|Great Mullen on Bear Trail|
A former friend told me nobody liked me but her. She alone could put up with my aloof personality and separateness. I had a husband who said something similar decades ago. He died recently, alone, in a jail cell. But my mother raised me to believe the naysayers in my life. I seem to seek them out. If this is friendship and love then I prefer to be alone.
I have learned to make friends with myself. And enjoy my own company. Not having someone to meet for lunch does not prevent me from having lunch out. I do not need to go to church, as mother often advised, to meet the right man. As if life is complete only if I did.
I am an introvert. Not a solitary human.
I have found other introverts on my path. And we enjoy walking together from time to time. On yesterday's walk with two friends and three dogs I found myself hanging back to observe. I do that a lot. I was not observing my friends so much as our dogs; our truly best friends. They took the trail sometimes ahead and alone only to turn back and regroup. Hang with another for a part of the trail and then break off to explore the elk bed from the night before. A wonderful almost choreographed dance.
I was also studying the Great Mullen and the thistle. Summer rains have produced an abundance of both. Here and there would be one of these plants all alone by itself and then there would be a great horde of them. I found myself thinking of star clusters and queuing theory. Mother always said I read too much.
|Thistle and friend|
I think sometimes I see too much. Maybe over think it. Dad said that. It is what makes me an artist, a photographer, and a poet.
The solitary thistle or Mullen plant had small volunteers not too distant as if in a time too slow for us to perceive they were being crept up upon. And Valentine, the butterscotch doodle, after a long loopy run around the humans and other dogs ponced upon Magique, my silver doodle, as if to say, "Hey, remember me? We're pals!" Magique rolled her eyes as if to say, "Pups!"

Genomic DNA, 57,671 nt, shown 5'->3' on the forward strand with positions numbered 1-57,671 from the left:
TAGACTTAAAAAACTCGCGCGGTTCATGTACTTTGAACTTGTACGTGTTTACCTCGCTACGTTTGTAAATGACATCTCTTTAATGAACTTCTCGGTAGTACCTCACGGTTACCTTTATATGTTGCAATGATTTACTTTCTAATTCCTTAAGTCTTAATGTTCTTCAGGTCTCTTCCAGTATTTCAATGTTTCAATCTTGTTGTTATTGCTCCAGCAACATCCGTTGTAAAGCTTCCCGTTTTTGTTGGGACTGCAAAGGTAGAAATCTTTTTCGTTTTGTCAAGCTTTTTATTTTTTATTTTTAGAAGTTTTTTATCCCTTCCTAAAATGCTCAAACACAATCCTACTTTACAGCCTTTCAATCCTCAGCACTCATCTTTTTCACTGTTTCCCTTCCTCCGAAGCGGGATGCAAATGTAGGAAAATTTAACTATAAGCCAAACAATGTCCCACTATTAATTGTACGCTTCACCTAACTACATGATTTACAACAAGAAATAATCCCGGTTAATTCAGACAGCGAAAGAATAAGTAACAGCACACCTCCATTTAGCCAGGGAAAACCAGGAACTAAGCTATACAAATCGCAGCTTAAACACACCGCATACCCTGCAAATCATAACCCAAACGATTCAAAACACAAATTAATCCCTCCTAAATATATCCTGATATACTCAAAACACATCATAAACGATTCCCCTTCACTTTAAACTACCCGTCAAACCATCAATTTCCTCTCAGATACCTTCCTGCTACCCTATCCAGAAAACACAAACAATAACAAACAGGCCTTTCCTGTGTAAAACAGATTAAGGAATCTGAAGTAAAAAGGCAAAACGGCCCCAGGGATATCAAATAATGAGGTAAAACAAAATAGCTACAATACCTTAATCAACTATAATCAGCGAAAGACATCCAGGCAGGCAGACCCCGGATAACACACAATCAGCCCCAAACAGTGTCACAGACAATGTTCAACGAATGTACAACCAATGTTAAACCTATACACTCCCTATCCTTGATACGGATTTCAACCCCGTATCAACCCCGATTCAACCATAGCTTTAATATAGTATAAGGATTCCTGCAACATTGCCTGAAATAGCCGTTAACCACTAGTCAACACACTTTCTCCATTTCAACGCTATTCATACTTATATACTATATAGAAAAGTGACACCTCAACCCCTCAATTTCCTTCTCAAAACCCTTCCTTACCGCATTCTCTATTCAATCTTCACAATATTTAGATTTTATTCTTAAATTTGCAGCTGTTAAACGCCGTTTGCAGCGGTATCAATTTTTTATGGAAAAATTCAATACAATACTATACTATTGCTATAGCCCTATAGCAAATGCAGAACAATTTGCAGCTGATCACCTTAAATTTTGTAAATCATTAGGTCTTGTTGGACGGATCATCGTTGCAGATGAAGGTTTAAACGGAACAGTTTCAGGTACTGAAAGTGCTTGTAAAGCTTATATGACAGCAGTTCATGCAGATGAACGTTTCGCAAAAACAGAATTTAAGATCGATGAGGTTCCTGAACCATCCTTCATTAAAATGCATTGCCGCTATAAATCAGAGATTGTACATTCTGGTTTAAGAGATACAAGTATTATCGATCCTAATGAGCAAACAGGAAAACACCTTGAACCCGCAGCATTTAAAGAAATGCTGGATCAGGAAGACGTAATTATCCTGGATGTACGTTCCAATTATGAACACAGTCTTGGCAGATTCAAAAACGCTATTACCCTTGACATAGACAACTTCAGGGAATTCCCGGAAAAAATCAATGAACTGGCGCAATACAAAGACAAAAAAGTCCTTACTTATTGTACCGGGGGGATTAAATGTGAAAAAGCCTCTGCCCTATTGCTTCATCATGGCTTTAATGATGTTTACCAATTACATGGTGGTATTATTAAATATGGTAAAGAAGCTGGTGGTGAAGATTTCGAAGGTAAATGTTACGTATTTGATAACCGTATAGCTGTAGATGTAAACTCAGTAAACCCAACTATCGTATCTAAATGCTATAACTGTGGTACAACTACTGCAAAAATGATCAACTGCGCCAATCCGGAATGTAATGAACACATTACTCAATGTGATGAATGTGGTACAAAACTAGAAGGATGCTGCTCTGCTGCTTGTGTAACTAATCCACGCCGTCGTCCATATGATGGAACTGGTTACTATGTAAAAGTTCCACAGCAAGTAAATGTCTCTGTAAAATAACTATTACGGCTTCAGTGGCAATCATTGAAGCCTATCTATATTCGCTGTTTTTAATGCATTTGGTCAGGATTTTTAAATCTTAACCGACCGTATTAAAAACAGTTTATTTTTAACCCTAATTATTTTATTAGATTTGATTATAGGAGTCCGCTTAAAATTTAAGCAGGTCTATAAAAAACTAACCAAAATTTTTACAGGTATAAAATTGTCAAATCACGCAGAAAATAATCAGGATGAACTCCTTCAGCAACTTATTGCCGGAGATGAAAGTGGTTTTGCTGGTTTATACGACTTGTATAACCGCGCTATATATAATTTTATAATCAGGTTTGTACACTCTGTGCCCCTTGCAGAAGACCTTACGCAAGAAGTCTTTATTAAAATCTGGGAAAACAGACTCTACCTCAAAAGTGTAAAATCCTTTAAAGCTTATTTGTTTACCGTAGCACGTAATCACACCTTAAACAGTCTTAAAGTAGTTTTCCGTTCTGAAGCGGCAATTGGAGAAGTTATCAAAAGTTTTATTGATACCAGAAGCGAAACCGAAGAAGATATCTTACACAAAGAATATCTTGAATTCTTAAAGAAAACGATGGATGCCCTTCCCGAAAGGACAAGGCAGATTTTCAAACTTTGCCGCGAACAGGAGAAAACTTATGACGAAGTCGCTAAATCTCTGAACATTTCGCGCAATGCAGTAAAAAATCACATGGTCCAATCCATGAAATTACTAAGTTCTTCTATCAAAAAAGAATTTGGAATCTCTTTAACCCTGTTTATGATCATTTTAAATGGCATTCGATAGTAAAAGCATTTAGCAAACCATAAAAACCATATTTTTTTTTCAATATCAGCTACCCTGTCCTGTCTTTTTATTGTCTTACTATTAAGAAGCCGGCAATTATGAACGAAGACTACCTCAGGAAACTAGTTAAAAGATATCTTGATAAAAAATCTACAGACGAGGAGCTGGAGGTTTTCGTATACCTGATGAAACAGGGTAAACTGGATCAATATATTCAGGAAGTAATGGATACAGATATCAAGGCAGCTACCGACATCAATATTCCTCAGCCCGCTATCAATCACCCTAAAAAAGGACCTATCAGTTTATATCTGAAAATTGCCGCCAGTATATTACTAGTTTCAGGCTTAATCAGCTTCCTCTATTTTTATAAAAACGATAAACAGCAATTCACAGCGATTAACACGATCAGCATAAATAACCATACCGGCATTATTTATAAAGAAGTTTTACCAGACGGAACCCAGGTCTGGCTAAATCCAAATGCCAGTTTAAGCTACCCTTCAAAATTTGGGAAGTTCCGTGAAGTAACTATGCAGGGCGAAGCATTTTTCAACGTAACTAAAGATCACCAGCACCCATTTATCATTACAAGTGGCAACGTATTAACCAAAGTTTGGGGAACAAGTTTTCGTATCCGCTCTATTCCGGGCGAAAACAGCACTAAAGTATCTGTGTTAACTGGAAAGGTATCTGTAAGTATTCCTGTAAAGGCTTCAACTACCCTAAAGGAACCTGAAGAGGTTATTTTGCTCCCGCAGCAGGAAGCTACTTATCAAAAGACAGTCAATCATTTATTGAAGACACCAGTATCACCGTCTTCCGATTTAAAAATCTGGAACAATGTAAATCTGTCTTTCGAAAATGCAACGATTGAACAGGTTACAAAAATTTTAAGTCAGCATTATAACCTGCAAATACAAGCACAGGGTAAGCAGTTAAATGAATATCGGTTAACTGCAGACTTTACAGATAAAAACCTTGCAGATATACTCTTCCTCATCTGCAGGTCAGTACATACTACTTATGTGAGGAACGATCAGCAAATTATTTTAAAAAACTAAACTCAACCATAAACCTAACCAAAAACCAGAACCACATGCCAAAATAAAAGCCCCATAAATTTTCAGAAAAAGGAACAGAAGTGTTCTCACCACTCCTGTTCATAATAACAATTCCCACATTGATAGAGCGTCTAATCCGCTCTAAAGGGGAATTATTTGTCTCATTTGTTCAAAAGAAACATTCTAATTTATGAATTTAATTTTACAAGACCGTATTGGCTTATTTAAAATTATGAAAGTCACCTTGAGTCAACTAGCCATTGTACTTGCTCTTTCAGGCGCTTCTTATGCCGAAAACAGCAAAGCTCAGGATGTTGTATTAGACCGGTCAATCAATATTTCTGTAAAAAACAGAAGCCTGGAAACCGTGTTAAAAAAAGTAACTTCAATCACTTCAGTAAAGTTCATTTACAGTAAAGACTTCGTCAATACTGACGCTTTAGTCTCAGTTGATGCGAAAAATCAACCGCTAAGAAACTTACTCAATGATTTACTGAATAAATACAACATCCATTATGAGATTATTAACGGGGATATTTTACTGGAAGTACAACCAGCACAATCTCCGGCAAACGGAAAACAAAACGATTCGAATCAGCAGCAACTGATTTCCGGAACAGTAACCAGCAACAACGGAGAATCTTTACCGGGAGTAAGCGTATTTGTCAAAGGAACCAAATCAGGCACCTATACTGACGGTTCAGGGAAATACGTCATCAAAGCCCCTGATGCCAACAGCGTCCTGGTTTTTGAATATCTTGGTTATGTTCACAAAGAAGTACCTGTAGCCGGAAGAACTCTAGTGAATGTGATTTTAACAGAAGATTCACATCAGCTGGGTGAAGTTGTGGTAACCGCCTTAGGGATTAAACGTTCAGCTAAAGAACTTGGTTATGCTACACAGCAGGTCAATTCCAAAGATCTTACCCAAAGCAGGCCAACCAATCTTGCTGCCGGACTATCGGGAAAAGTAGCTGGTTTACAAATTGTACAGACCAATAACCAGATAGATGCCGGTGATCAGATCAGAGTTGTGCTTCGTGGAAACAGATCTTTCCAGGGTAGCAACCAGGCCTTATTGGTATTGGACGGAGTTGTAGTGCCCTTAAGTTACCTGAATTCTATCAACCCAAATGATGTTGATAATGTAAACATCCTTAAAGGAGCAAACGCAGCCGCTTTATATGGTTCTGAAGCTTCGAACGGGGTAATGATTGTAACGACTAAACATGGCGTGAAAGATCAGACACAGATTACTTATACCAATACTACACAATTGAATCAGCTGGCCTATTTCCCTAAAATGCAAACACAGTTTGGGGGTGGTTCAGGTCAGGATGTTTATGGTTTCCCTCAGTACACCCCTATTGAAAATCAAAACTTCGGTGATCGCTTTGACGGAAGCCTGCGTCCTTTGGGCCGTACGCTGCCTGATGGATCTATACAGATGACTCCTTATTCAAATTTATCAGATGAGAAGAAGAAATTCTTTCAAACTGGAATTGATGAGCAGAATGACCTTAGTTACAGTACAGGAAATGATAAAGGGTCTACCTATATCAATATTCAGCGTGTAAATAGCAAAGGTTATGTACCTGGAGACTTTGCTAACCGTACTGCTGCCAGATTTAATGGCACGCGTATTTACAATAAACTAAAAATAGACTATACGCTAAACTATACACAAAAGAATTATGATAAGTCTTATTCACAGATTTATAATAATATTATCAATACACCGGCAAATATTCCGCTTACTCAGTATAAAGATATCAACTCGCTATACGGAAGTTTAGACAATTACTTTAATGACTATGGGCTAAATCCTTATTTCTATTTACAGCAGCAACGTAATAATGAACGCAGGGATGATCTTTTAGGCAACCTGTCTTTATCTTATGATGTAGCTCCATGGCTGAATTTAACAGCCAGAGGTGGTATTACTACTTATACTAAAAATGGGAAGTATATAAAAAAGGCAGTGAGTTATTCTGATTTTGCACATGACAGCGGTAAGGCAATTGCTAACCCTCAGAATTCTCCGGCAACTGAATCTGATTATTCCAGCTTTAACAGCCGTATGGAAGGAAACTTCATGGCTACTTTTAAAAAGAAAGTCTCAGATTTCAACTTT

My friends on the trail up ahead broke off their running conversation on trying to herd cats (organize artists), and stopped to let me catch up. I consider it my role to give them a chance to take a break.
Nature abhors a vacuum. It just doesn't rush to fill it. Well, at least in our sense of time. Or in our preconceived notions of how that looks. A friend responded to my post of the Great Mullen by commenting, in her neck of the woods, they are considered invasive and they are trying to eradicate them. If you take the time to watch you will find they sort of do that themselves. In time. Their time.
It is the Zen way to not fill the silence with your answer but to live in the question.
It was a beautiful day on Bear Trail yesterday. The dogs wore themselves out. Us humans had a rolling conversation about art issues. I got some photos taken. But best thing about yesterday's walk? Everyone turned their phones off or forgot they brought them. Just in case of an emergency. And in those times we paused in the shade you could drink in the quiet. It fills your spirit.